Induction cooking is fast, safe and easy to use. That’s why the use of induction is increasing worldwide. But along with its comforts comes the concern for health. Many people wonder if the magnets are safe for use or not. We will try to analyze the question from every possible angle here.
As we know, an induction uses a magnetic influx to heat the pan and do the cooking. Knowing this, some questions arises at this point.
Is the heat harmful?
When you turn on an induction cooktop, the copper coil beneath the surface passes along the magnetic field to the pan. It doesn’t pass heat directly. You may even turn on an induction for a long time and then place your hand on the surface. You will find that the surface is cold. There is absolutely no heat on it.
Only when you place a pan on the surface, then the pan, not the surface, gets heated. So there is no chance of a burn on your hand or body from an induction. Yes, if you touch the pan after it’s hot, that’s a different issue.
And if you use a steel spoon to stir your foods, you might get an electric shock. But who would do that, right? So always use plastic, melamine or wooden spoons and you are safe as a baby cat in the mother’s womb.
What about Magnetic Field Exposure?
Yes, now that’s a thing we should be talking about. See, an induction runs on Electromagnetic Field. If you turn an induction and leave it open that way, it will emit radiation. True.
And this radiation exposure can acutely stimulate your nerves and muscles. But how much amount of radiation is leaked and will that amount has the ability to harm a human body are probably the two questions everybody trying to get an answer for. When you turn on an induction, it emits a very small amount of radiation. That radiation amount is 50 times lower than the magnetic field threshold value for a human body.
You can avert this tension of exposure completely, by using a pan which has a base with a similar span of the induction hobs so that the hobs are fully covered. The best way is to place the pan first and then turn on the induction.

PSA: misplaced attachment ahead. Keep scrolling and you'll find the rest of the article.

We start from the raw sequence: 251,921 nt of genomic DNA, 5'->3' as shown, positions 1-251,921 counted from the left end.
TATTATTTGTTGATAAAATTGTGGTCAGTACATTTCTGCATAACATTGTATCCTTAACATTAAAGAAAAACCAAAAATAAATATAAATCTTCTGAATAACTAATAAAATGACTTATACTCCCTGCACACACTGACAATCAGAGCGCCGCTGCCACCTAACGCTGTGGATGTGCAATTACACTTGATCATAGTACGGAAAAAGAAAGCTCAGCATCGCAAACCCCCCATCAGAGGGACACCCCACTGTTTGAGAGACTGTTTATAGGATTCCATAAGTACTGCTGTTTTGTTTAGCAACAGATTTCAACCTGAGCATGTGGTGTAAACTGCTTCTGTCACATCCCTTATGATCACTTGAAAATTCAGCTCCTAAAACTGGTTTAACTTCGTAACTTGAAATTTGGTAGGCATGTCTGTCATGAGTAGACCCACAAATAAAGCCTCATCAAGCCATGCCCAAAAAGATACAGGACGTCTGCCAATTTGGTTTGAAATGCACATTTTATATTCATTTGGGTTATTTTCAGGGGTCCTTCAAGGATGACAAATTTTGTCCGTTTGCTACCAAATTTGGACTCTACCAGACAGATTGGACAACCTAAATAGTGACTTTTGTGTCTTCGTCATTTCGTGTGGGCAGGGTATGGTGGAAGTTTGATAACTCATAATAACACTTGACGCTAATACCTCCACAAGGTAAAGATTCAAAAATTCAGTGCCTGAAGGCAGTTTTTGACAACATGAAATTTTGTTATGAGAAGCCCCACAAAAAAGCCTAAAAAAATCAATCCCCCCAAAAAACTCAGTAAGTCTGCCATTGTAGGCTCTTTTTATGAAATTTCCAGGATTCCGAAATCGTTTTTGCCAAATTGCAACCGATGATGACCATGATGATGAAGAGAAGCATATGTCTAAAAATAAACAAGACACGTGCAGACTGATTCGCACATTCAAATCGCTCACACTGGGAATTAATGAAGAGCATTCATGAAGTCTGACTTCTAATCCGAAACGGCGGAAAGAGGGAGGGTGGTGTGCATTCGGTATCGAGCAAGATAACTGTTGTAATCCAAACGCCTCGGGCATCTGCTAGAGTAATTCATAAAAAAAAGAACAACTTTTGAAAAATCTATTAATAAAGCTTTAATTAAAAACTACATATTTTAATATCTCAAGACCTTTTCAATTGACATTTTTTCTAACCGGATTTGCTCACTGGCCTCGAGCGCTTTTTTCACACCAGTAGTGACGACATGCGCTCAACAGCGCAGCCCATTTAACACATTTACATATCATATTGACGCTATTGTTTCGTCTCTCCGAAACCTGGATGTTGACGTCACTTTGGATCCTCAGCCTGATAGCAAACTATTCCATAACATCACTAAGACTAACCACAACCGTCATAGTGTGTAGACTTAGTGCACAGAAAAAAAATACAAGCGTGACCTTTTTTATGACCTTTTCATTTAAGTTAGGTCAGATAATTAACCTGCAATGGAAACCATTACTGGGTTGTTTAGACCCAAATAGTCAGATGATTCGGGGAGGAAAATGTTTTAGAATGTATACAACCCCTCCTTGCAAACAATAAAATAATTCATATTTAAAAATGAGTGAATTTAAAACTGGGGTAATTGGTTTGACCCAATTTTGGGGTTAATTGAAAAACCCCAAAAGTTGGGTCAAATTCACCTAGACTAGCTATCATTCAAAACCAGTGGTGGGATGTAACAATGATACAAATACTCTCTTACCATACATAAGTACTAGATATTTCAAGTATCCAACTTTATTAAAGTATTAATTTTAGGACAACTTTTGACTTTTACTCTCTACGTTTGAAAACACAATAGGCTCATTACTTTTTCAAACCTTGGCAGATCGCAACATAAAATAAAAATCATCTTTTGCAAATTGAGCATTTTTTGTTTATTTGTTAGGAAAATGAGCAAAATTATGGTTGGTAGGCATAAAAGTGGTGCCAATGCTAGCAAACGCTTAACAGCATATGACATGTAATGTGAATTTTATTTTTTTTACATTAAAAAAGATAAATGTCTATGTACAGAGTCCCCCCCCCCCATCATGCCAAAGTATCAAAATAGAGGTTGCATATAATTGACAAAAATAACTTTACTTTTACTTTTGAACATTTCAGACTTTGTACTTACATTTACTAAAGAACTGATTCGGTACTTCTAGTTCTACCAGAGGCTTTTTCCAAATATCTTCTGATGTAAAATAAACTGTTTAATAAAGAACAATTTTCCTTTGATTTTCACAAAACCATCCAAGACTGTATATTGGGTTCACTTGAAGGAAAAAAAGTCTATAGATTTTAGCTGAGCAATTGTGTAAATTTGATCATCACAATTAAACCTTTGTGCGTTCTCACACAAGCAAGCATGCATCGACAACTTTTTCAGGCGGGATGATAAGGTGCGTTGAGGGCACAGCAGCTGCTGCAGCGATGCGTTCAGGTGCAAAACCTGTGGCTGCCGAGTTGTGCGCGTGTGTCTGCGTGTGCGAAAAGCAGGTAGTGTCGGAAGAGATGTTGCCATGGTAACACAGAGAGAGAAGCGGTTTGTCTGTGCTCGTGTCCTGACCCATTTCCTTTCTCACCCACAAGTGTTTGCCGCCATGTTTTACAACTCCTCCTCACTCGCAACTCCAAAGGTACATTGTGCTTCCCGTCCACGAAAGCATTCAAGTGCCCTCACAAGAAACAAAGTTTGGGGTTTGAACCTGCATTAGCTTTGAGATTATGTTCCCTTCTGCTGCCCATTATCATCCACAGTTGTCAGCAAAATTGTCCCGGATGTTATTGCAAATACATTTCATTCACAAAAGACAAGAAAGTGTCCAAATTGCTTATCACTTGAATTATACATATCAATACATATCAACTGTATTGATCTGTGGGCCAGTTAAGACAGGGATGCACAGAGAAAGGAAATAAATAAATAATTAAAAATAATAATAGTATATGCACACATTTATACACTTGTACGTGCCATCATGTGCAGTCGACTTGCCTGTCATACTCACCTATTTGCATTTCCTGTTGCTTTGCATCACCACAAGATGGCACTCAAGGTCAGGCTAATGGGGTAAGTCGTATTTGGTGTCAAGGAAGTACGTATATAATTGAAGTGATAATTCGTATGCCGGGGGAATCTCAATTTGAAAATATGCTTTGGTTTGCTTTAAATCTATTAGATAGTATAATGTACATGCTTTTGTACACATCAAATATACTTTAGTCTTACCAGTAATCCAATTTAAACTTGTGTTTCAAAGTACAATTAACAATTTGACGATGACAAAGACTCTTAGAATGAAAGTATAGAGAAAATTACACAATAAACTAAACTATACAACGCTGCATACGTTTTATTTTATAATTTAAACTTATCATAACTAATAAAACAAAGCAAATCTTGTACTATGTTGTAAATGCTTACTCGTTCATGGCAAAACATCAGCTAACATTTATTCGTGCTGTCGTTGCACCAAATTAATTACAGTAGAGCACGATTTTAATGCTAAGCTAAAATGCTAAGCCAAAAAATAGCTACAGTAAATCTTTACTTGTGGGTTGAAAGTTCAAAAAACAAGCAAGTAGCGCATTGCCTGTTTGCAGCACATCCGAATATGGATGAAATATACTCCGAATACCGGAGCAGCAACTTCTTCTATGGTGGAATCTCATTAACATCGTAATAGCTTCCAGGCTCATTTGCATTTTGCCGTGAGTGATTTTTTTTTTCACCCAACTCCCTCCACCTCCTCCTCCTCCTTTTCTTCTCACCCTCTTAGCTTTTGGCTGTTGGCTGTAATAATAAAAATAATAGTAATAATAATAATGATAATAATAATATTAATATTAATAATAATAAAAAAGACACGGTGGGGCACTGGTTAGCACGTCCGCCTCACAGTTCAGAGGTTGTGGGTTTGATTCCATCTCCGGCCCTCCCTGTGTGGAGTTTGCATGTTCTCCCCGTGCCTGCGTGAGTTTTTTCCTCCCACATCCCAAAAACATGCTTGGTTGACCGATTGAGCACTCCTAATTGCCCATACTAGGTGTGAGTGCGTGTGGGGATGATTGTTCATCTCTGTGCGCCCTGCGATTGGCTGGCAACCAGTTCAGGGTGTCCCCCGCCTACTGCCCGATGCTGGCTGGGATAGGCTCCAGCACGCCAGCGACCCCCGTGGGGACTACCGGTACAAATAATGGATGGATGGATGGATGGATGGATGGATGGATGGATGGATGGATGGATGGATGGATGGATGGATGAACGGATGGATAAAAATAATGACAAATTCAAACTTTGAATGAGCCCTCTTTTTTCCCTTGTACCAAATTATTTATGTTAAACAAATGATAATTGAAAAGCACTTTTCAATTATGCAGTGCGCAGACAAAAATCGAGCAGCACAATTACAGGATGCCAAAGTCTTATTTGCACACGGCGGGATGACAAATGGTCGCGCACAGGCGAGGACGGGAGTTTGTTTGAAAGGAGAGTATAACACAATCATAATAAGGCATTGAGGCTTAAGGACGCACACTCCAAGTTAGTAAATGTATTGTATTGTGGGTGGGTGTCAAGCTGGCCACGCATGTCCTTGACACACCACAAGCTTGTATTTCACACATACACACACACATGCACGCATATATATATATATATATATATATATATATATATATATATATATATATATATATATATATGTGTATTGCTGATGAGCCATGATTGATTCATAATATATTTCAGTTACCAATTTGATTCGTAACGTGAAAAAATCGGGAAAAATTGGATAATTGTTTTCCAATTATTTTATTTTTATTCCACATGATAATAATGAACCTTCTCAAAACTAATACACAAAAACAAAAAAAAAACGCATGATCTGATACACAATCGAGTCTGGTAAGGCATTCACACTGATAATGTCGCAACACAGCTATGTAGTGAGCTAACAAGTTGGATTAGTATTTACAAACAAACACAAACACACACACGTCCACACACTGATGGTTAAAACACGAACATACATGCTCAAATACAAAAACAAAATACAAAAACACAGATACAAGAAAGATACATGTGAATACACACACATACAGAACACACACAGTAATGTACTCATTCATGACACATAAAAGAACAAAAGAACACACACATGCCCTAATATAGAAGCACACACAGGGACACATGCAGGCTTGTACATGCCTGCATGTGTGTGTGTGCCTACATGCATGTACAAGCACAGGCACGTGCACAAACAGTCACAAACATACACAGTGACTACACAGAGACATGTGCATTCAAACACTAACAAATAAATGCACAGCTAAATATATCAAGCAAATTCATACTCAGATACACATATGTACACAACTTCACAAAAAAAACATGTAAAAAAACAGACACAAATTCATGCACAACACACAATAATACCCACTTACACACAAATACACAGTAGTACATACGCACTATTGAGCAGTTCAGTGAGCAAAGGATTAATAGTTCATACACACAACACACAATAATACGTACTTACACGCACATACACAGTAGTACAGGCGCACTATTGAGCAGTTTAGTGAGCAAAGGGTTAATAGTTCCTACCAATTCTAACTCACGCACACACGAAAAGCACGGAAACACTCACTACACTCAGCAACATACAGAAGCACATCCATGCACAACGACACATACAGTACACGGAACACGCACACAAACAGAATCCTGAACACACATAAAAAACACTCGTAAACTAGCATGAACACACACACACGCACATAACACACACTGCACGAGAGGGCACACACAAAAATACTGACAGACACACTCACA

You can also avoid the radiation by standing at the designated distance from the induction. The study shows that the chance of being affected by the radiation is absolutely zero if a person maintains a 1 foot (30 cm) distance from the induction.
Research & Expert Theory on EMI Effect on Pacemaker
Some people are also worried if a person having set a pacemaker can use an induction. They ask the question, “Does the electromagnetic interference create a problem with the pacemaker?” Well, let’s hear it from an expert.
From the study “Induction Ovens and Electromagnetic Interference: What is the Risk for Patients with Implanted Pacemakers?”, by H. Rickli, M. Facchini, H. Brunner, P. Ammann, M. Sagmeister, G. Klaus, W. Angehrn, R. Luechinger, and F. Duru , this report shows that there is no EMI risk of an induction kitchen appliance like induction oven or induction cooktop in patients with bipolar or right-sided unipolar pacemakers. This study was published in Pacing and Clinical Electrophysiology, Volume 26. It’s said in the study that though there is no risk, the person with pacemakers should maintain a distance of 50 cm rather than the regular 30 cm for overprotection.
But if you are still feeling any inconvenience, don’t forget to consult with your cardiac specialist. After all, health is wealth!